Increasing risk oversight is a priority of boards and management since the global financial crisis, but many are unprepared to do this according to a recent report from the Canadian Institute of Chartered Accountants (CICA). A Framework for Board Oversight of Enterprise Risk presents a nine-step roadmap to help directors identify, understand and address enterprise risk and recognize potential compounding effects when risks collide. The roadmap is sound and also can be a valuable resource for risk management professionals.
The CICA report states “a common concern among boards of directors is the lack of a comprehensive framework and toolsets to assist boards to structure an effective, robust risk oversight process.” Key activities in the CICA framework include: identifying risks; analyzing, validating and prioritizing them; determining risk tolerance and risk appetite; managing risk through various response strategies; and ongoing monitoring. These are similar to recommendations included in ISO’s risk management standard (31000) and their business continuity management system standard (22301). Read More
Since events such as 9/11, Katrina, the SARS (severe acute respiratory syndrome) pandemic of 2002/3, the 2011 Tohaku earthquake in Japan, and others, the field of Business Continuity Management (BCM) has become more formal and taken on greater visibility in overall organizational risk management.
Some of this evolution is seen in the recently published ISO Business Continuity Management System (BCMS) standard, ISO 22301:2012. The ISO Technical Committee (TC) that developed 22301:2012 is ISO/TC 223. This TC’s overall subject area is “Societal Security.” ISO indicates that TC 223 is working on an ISO 22301 companion guidance document that will be called ISO 22313
ISO Focus+ reports that work on ISO 22301 originated in 2006 during a workshop on Emergency Preparedness and that an interim guidance document (ISO/PAS 22399:2007) was prepared that addressed business continuity (BC) and incident preparedness. Read More
At the IOSH Conference in Manchester, England this week, risk- and evidence-based management was a prime topic. During a presentation of particular interest, Steve Flynn, the vice president of health, safety, security, and environment (HSSE) for BP, reported on numerous continual improvement actions that BP has taken since the Deepwater Horizon explosion and oil spill in April 2010.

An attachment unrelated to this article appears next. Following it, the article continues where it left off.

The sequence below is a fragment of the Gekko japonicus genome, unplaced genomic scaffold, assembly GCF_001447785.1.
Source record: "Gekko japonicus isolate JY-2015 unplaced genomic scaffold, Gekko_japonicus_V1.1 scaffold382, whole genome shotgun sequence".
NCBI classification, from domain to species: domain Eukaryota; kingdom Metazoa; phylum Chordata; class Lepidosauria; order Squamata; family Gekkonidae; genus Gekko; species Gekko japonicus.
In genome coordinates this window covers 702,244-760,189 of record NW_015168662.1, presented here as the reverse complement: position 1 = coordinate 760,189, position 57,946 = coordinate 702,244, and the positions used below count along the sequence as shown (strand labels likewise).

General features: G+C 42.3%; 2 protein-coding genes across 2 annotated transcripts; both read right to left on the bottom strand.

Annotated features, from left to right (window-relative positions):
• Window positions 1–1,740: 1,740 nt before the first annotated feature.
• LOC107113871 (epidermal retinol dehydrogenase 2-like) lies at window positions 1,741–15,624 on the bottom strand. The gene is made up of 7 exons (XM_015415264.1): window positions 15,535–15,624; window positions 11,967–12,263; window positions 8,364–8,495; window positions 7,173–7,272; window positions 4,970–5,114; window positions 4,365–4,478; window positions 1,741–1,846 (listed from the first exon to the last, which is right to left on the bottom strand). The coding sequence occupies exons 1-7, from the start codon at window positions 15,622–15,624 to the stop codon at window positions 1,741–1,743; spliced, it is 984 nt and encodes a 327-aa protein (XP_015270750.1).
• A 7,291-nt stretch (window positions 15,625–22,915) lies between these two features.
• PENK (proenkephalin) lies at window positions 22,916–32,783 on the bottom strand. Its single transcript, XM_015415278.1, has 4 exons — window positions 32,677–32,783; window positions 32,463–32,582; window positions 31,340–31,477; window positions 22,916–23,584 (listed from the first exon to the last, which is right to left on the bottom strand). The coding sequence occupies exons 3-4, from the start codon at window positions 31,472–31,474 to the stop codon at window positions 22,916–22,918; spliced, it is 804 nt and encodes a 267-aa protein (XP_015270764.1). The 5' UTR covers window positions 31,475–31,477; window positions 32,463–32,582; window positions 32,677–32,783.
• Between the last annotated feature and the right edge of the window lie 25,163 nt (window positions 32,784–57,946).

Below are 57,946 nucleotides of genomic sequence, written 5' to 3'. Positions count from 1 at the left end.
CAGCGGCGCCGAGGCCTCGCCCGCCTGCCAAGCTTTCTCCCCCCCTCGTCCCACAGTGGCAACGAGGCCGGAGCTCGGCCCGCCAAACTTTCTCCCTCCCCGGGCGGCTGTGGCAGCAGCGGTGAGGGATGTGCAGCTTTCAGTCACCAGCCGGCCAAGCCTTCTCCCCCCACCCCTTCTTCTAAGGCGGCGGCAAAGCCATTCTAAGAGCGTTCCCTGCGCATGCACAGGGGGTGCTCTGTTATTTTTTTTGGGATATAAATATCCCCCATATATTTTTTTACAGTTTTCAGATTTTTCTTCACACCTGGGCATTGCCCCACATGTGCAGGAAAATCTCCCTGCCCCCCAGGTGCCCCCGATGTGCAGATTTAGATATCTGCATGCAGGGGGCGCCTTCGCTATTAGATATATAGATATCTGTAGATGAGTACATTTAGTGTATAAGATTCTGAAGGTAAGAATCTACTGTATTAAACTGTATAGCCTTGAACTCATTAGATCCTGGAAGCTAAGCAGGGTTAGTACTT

One of the key lessons learned, Flynn reported, was the need for and value of an integrated risk management approach, embedded throughout the value chain. He spoke of this in terms of a balance between people and systems, pointing to the importance of not only focusing on systems, such as a formal EHS management system, but also on the overall culture and perceptions of employees, including management. His comments reflect BP’s organizational learning, based on the Grangemouth, Forties Alpha, and Texas City accidents, as well as the Deepwater Horizon spill. Read More
As part of my research this summer on relationships between EHS/S and risk management, I interviewed a group of EHS/S and risk management executives about various aspects of their activities. Prior to the interviews, the interviewees were given the Redinger EHS white paper titled, “360 Vision for Environmental Health, and Sustainability: Anticipate and Avoid Black Swan Events.” A series of questions focused on the needs and challenges of EHS/S and risk management departments. Some of the responses included:
- “I need to know as much as I can about the risks my company faces. I wrestle with having confidence that my team and I have a good understanding about risks that will bite us. I am not sure we have a good understanding about our EHS risks.” Read More
It has been a while since I’ve posted. The summer has been full, working on developing the 360 Risk Management Check-Up™, a high-level diagnostic to measure the EHS/S and risk management function in organizations. Associated with this work, I have been conducting research on the evolution of organizational risk management and growing attention on non-financial risk management (NFRM).
Organizational risk management (RM) concepts and practices have been evolving from a singular focus on financial risk to a more broad focus on enterprise-wide and non-financial risks. Approaches such as enterprise risk management, strategic risk management, value risk management, etc. have been evolving into what is being called NFRM. Read More
In my previous post, I briefly discussed the integrated quality, safety, and environmental management system (QSEMS) at the Cannes Convention Center. The trend toward integrated management systems, including ISO’s movement toward a generic management system model for wide application, will provide a new tool for organizational risk management.
As evolved as risk management methods and models are, organizations struggle with integrating risk management practices. A silo phenomenon challenges risk managers as it has EHS managers for many years. In current non-financial risk management writings and research, the need for risk management integration and “silo-busting” is highlighted. An integrated risk management system can provide a way to bust silos in an organization. Read More
The current issue of ISO Focus (February 2011) is dedicated to a wide range of security-related issues and highlights the ISO 28000 series on security risk management.
ISO 28000 was published in 2007 and provides guidance on security management. Its framework follows the ISO 14001 framework closely. 28000 is the core of the family, providing a specification management system standard. ISO 28004 provides implementation guidance in specific areas, such as 28005 (Electronic Port Clearance) and 20858 (Ships and Marine Technology). Read More